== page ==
Amalfi Ristorante, Yeadon – Who are they then?


The team at Amalfi Ristorante are still relatively new. They’ve taken the approach of getting the right team in, from front of house through to kitchen porter. They see that every member of the team is as important as the other because if one isn’t up to scratch then the whole experience isn’t right. We reviewed Amalfi not long ago and our reviewer, Martin, noted this in the first part of the review.

Located in the suburb town of Yeadon, Amalfi sits less that half a mile from the bustling High Street. The restaurant looks fairly unassuming from the outside, however when you enter you’re greeted with lightly painted exposed brick walls and cool retro style lamp shades, a beautiful blend of the old and new.



What about the drink and the food? Well. Amalfi say themselves they take pride in using great ingredients to produce great food, which if you read our review you’ll see we agree.

All in all Amalfi is a great place to celebrate with friends and family or just a quick bite after work.


We’ve been out chatting with the Head chef of the Amalfi, Adam Leetch, Here’s what he had to say…


Meet Adam Leetch – Amalfi Ristorante


Q – Where are you originally from?

A – Don’t hate me for it, I’m from Manchester!

Q – When did you first become interested in cooking?

A – My interest in cooking started in food technology at school. It was an extra meal for a growing boy, but my inspiration becoming a chef based around Italian influence came from my friend’s dad who owned a hotel. Every day I would go around to see my friend he would make me try something new. As a child I only ate pasta caprese (tomato sauce with loads of cheese) it wound my parents up something chronic!

Q – Who was your biggest inspiration?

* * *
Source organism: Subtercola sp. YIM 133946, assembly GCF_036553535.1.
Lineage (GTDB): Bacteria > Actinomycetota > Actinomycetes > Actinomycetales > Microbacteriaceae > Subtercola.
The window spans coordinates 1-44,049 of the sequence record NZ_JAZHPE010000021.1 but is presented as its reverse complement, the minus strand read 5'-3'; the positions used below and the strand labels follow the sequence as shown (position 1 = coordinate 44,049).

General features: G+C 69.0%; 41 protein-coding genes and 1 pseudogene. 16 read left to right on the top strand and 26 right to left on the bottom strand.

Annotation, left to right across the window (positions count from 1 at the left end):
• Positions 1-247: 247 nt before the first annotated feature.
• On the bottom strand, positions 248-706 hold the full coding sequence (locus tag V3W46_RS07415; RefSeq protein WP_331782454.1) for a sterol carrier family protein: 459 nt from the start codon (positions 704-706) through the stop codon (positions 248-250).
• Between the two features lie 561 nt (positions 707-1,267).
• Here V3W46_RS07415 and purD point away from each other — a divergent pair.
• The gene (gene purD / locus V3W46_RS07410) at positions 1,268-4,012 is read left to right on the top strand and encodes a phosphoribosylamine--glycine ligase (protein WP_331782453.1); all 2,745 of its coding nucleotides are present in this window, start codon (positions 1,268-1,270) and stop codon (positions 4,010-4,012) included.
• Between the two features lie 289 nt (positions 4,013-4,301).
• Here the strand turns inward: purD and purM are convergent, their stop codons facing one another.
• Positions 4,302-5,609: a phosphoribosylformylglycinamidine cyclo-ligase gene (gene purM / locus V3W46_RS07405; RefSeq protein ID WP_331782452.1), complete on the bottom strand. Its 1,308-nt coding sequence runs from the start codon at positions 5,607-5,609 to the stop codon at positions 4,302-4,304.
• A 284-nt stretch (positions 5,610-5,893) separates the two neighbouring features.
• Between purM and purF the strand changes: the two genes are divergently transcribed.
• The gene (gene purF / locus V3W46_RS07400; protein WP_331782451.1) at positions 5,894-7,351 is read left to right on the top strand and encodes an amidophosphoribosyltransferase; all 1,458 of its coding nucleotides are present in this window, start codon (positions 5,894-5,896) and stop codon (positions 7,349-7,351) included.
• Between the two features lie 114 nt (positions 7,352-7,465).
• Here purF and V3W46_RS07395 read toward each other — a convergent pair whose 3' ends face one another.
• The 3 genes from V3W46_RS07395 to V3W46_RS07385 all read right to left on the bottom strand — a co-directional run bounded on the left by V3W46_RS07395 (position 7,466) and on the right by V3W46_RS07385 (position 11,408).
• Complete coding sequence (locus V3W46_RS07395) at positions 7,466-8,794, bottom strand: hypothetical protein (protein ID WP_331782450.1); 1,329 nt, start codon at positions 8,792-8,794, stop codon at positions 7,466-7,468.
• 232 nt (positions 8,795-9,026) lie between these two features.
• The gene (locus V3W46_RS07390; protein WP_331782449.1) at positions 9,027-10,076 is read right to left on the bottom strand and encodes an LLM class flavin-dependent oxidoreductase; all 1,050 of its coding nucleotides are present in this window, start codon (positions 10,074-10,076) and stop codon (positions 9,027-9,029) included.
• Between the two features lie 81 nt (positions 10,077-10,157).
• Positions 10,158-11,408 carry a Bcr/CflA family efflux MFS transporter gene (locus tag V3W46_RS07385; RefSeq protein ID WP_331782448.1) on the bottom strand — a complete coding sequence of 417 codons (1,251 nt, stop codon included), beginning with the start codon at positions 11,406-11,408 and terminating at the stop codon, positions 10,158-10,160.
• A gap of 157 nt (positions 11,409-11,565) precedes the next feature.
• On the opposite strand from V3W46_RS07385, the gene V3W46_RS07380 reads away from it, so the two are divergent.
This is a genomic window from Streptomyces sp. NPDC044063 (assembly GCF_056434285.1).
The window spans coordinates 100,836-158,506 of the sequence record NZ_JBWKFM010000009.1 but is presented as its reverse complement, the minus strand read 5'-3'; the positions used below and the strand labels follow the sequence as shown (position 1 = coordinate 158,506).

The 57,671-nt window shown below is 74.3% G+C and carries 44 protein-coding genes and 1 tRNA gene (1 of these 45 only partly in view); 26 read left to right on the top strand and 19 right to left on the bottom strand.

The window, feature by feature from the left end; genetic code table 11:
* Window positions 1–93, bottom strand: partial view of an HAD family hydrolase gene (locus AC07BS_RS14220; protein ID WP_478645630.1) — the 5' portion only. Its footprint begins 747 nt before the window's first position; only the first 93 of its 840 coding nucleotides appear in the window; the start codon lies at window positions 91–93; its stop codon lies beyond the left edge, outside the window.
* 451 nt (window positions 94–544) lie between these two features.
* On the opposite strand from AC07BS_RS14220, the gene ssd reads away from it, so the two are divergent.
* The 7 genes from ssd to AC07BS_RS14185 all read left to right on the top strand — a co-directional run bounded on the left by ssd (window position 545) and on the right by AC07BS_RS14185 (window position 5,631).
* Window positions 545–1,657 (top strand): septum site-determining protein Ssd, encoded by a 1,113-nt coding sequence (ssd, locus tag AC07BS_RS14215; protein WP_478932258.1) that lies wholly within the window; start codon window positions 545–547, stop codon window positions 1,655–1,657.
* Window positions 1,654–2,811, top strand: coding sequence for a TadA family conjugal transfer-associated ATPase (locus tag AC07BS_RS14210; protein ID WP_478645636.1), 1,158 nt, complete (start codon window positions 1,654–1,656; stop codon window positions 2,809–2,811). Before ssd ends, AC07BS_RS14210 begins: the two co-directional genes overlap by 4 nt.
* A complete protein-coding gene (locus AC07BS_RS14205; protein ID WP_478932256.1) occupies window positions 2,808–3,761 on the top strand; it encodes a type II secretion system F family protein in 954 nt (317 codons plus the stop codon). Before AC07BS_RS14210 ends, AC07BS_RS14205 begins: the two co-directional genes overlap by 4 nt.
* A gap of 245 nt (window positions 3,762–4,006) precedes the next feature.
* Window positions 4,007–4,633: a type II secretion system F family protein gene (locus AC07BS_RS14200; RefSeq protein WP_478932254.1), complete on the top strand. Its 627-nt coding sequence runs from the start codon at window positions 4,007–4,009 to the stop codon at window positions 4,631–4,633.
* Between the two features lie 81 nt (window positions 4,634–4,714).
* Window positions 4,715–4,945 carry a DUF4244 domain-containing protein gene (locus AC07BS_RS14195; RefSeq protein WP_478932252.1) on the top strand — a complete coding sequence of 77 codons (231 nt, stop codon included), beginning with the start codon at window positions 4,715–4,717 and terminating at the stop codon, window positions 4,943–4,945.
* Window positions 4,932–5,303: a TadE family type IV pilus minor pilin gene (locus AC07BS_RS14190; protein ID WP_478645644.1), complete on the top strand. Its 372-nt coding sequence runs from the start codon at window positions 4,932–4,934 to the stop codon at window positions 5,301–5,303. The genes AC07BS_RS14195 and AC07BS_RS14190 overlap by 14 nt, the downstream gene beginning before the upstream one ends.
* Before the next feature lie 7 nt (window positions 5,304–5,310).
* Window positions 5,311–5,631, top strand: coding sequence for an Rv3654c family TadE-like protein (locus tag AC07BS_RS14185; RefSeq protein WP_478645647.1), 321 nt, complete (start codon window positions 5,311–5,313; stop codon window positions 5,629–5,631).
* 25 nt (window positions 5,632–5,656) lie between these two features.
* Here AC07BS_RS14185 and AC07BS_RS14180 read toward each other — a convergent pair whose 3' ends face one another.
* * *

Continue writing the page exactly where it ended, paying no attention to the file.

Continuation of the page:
A – I take inspiration from all the senior chefs I have worked under. They might push you to the limits but it’s like any training. They are preparing you for when you do your own thing.

Q – What changes have you seen, if any, in the way the restaurant world has changed? ie have peoples tastes changed, do people expect more nowadays etc..?

A – I think customers these days are expecting bigger flavours than ever. The problem is that most chefs prefer to make pretty food with foams and flowers instead of tasty food plated up in an honest manor


Q – What has been your biggest success to date?

A – I don’t think I have reached the top yet but I would class my achievements by the happiness of the customers and them returning

Q – What’s the must try dish on your menu?

A – All the dishes on the menu are must try but to make it easier if its meat you like out osso Bucco is to die for. My favoured pasta dish is the cannelloni. We make the pasta fresh by hand so a lot of care and attention goes into it.  My number one pizza is the Kiev Rolata. It’s a pizza base baked off then rolled with garlic butter chicken, mozzarella and spinach. Bliss!

Q – What would be your tip for upcoming chefs?

A – Three pointers to new chefs.

  1. Don’t give up, it’s a hard graft and it doesn’t get easier. But you will have the best of times in and out of the kitchen
  2. Learn, Learn and learn. Write everything down. Draw dishes. Inspire yourself to make them better. All of this will make you stronger.
  3. Don’t rush. Learn how to cook and use flavours instead of painting bland puree on a plate


Q – Finally, If you could summarise, what do you believe good cooking is all about?

A – Final words. Cooking is about bringing people together, cracking open a bottle of wine and enjoying big honest flavours

By Tom, Restaurants of Leeds Share this story